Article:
January 21-25: No Name-Calling Week
“No Name-Calling Week is a week organized by K-12 educators and students to end name-calling and bullying in schools.
Founded in 2004 with Simon & Schuster Children’s Publishing, and evaluated by GLSEN research.
No Name-Calling Week was inspired by James Howe’s novel The Misfits about students who, after experiencing name-calling, run for student council on a No Name-Calling platform.
No Name-Calling Week is rooted in the idea of #KindnessInAction, not merely recognizing the importance of kindness, but actively adding kindness into our every action”.
Name-calling is one form of verbal abuse, which is a common form of bullying.
The American Psychological Association defines bullying as “a form of aggressive behavior in which someone intentionally and repeatedly causes another person injury or discomfort.
Although bullying does occur among children and adolescents on the playground, in the classroom, on the sports field, and within friend groups, ’ bullying is not just limited to the younger population.
Bullying is Not Just For Kids
Bullying, whether it is name-calling, physical violence, or emotional abuse, takes place among adults in the form of workplace bullying and abuse within romantic relationships, friendships, and social media.
Adult bullies can come in all types and can range from an aggressive colleague, an intimidating boss, an unruly neighbor, and a controlling romantic partner to a manipulative friend, a judgmental family member, or a condescending social acquaintance.
Some forms of bullying, such as emotional abuse, may be more challenging to recognize compared to more outright forms of textbook bullying, including name-calling and physical violence.
Many adult bullies were either bullied as a child or bullied other children, and they use this poor behavior in adulthood as a negative coping mechanism to either boost their self-esteem or to deal with their past trauma.
In other words, adult bullies are usually battling deep underlying issues, and they use verbal abuse, physical violence, or emotional turmoil to attempt to regain their strength and control within their life.
Bullying in the workplace has been a hot topic in the news over the past couple of years.
It has dramatically turned even more heads after the #MeToo movement in 2006, which spread light on sexual violence among young girls and women of many who were sexually harassed in the workplace.
Sexual harassment, intimidation, verbal abuse, covert threats, gossip, and sabotage are all forms of workplace bullying that often take place daily in some offices around the country.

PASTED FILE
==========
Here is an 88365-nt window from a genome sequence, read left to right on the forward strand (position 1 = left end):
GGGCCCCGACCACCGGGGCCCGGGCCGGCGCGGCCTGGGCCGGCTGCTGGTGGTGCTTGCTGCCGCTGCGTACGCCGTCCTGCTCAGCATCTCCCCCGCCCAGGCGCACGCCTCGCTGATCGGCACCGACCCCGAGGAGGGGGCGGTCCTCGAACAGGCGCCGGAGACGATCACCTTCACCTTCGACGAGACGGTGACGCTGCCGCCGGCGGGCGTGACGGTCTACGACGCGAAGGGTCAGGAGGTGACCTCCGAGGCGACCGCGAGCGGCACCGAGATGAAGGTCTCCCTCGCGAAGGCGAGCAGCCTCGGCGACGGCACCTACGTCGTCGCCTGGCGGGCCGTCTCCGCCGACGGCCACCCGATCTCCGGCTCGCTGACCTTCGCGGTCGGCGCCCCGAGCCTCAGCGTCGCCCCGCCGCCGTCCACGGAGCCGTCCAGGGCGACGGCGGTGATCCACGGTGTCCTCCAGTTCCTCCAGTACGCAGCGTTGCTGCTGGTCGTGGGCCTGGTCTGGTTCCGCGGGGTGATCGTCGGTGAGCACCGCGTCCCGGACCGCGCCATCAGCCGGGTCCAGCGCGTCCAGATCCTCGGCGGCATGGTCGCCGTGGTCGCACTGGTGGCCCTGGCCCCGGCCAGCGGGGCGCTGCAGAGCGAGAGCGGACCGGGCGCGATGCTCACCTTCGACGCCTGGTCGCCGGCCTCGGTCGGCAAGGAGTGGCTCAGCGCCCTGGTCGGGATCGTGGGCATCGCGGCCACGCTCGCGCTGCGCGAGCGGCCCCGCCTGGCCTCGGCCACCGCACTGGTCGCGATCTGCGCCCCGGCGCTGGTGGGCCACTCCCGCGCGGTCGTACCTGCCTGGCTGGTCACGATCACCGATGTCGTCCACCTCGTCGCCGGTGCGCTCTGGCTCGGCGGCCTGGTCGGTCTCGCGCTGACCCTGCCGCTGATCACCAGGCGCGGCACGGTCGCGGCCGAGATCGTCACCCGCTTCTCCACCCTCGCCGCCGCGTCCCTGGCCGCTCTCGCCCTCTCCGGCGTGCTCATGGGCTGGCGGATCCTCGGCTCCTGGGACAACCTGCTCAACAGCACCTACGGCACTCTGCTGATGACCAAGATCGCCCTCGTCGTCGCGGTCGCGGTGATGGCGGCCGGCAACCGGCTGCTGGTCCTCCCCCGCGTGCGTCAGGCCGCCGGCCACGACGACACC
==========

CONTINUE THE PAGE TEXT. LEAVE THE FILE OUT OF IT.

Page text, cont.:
Many employees do not report workplace bullying because they fear the bullying may become worse or also because they may lose their job.
Workplace bullying isolates employees, jeopardizes the company, creates a toxic work culture for everyone involved, and can wreak havoc on one’s mental health leading to depression and anxiety.
According to a 2017 workplace bullying survey:
- 61% of Americans are aware of abusive conduct in the workplace
- 60.4 million Americans are affected by bullying in the workplace
- 70% of workplace bullies are men, and 60% of the targets are women
- 61% of bullies are bosses; the majority of bullies (63%) engage in this behavior alone
- 40% of bullied targets are believed to suffer adverse health effect
- 29% of bullied targets remain silent about their experiences
Workplace Bullying And Its Relation To Domestic Violence
Workplace bullying is not much different from intimate partner violence. Workplace bullying often involves someone in power, taking advantage, and inflicting pain when and where he/she chooses.
The victim is often surprised, scared, or feels as though they have no power or say in the matter.
An abusive romantic partner will often use verbal, emotional, and physical threatening acts to intimidate their partner but also give them a glimmer of hope if a peaceful action is reached.
The bullied target is often kept very close in relationship to the abuser such as husband to wife or boss to subordinate, resulting in fear of ending this relationship because of the potential consequences that can occur such a loss of a job or divorce.
Adult Bullying And Mental Health
Adult bullying may not be as apparent as childhood bullying, but the repercussions can be worse. Adults may not kick each other on the playground or send nasty notes to each other in class.
They often use more coy tactics such as political backstabbing, the silent treatment, publicly belittling or humiliating someone and social ostracism that can result in severe mental and emotional anguish.
Adults who are bullied have an increased risk of developing depression, anxiety, self-harm behaviors, eating disorders, and a substance abuse disorder.
A study in the November 2015 issue of the American Journal of Public Health found that victims of workplace bullying have double the risk of experiencing suicidal ideation over the subsequent five years.
Adult bullying has also been linked to physical health problems such as obesity, thyroid problems, headaches, muscle pain, high blood pressure, and an increase in sick days.
If you are being bullied, whether it is in your relationship, in your home, at your workplace or on social media; AKUA can help! We are here 24/7.
You must take action and take care of yourself as this behavior can have a long-lasting negative impact on your well-being.
If you or someone you love is struggling with a mental health disorder or addiction, AKUA can help.
AKUA Mind & Body provides an integrative treatment approach with multiple levels of care. We specialize in trauma, depression, anxiety, behavioral, co-occurring and other mental health disorders.
Call our 24/7 admissions helpline to seek help today!
« Steps To Take When you Feel Like Giving Up In Recovery5 Ways Childhood Trauma Affects Adulthood »
Categorized in: Mental Health